More than a year ago on October 2, 2019, my article on Avant-Garde Art in Philadelphia’s French Quarter was published in this newspaper. In it, I reviewed the newly painted mural on the south façade of 125 S. 18th Street which faces Sansom Street in the French Quarter. The mural can be easily viewed by diners sitting on the sidewalk in front of the Tria Wine Bar.
Lacking a feeling for the genre, I hesitated to comment on the specific artistic merits of the quirky mural, but pointed out that the work was done on the face of an important historically designated building in the Rittenhouse-Fitler Historic District without the required approval of the Philadelphia Historical Commission. The rounded, corner building was designed by distinguished architect, Louis Magaziner (1878-1956,) in the Moderne style in late 1930s. The Mural Arts Program had sponsored the mural, painted by prominent New York artist, Steve Powers.
The matter of the unauthorized mural installation finally came before the Architectural Committee of the Historical Commission in a meeting early in 2020. At that time, the Committee ruled that the mural must be removed. Wisely the Committee cautioned that in removing the painted work, damage might occur to the delicate cast-stone façade of the structure. Accordingly, it was suggested that Mural Arts experiment with a small portion of the façade in order to find a safe way of removing the black paint.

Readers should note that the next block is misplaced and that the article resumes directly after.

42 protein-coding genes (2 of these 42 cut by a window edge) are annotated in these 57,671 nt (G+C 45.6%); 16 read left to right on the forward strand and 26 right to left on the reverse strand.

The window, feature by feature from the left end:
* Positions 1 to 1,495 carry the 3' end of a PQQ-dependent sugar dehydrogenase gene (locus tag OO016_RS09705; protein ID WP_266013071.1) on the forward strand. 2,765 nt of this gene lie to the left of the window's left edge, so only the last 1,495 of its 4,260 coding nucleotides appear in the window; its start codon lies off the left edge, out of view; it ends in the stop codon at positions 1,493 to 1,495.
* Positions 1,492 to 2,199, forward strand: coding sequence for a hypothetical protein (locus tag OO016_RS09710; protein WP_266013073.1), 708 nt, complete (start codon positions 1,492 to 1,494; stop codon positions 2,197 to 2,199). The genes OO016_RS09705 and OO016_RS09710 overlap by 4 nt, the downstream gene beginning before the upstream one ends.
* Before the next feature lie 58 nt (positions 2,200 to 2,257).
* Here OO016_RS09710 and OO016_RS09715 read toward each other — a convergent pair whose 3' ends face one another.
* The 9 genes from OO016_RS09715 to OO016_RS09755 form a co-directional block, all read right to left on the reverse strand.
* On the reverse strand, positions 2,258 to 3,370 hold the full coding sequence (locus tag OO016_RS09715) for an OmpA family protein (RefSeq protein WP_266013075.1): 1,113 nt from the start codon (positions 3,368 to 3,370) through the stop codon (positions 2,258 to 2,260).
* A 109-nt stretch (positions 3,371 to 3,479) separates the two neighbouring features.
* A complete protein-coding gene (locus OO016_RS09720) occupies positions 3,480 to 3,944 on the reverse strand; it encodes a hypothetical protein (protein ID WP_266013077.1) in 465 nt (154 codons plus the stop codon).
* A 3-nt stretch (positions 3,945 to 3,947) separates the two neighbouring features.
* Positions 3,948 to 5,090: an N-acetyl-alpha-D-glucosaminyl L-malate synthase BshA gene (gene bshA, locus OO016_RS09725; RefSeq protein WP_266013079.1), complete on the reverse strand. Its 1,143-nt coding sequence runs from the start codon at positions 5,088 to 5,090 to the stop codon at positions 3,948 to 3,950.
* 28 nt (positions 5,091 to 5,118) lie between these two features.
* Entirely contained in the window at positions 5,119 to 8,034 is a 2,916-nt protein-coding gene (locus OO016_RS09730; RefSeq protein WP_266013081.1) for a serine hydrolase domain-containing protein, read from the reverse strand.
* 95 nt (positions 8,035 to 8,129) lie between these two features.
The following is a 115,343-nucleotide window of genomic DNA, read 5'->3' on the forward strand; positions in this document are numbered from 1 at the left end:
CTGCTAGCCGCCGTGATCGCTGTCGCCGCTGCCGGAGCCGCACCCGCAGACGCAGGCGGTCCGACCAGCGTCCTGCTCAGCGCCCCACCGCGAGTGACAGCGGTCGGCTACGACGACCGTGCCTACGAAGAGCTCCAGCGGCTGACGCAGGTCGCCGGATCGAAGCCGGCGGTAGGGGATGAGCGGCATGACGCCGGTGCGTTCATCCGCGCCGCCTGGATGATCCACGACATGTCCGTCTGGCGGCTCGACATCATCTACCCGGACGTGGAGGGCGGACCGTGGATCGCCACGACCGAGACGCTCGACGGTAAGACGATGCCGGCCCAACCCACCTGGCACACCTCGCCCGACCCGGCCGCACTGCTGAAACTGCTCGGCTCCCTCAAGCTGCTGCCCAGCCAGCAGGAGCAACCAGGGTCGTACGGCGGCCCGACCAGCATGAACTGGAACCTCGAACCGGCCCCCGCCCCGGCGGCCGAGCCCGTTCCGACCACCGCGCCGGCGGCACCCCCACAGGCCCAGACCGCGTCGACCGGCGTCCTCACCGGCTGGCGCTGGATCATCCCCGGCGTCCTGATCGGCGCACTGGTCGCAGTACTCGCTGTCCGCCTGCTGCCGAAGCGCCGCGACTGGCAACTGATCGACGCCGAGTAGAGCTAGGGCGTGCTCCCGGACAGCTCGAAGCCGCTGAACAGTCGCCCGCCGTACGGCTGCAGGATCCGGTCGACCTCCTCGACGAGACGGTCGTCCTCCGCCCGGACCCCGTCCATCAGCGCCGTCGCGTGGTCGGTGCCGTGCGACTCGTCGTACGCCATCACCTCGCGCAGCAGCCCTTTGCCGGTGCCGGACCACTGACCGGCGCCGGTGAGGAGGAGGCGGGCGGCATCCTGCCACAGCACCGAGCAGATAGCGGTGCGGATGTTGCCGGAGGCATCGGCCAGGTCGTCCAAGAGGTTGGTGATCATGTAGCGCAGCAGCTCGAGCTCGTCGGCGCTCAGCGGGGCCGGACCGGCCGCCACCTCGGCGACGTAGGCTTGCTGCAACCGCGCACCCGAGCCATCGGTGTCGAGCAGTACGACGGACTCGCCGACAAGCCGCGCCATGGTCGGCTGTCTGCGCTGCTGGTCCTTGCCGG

But months have gone by since that determination, and to my knowledge nothing has been done to start the process of removing the mural. True, in March with the onset of the pandemic, restrictions were imposed that might have impeded the cleaning’s progress. The covid might have served as a good excuse for inaction, but a penalty has been paid. One day recently walking south on 18th toward Sansom Street, I looked up and saw above the still-in-place mural, a large, black and white graffiti applied to the blank, brick wall of the building extending up immediately behind 125 S. 18th.
Though vernacular street art may be an influence, Power’s mural is not graffiti as such. Clearly his intention is for it to be art, but like the Historical Commission, I would maintain the art work was applied to the wrong surface. In all fairness nevertheless, I would think the same mural could be effective painted on a wall in another more appropriate location.
However, in the eyes of someone outside the sophisticated art world, the mural might appear to be nothing but griffitti and provide sanction for applying another such a piece on an adjacent building. (“If he did it, why can’t I? And with impunity!)
Now that two buildings in the charming French Quarter enclave of the Historic District have been defaced, one wonders if graffiti will spread like the corona virus in an epidemic of rude scribbling across the district. An irony is that one of the missions of the Mural Arts program has been to reduce the incidence of graffiti with true art work applied to the multitude of the city’s blank walls. But in this instance, a piece of mural art work has led to a true and hideous graffiti. What appears to be graffiti, begets graffiti.
Hopefully, this occurrence will impel Mural Arts to move ahead and respect the Commission‘s directive to remove the mural. Along the way the new upper, highly visible actual graffiti must as well be erased. These actions hopefully will serve as a cultural immunization preventing another infection of graffiti breaking out on the walls of our city’s historic architectural fabric.
David S. Traub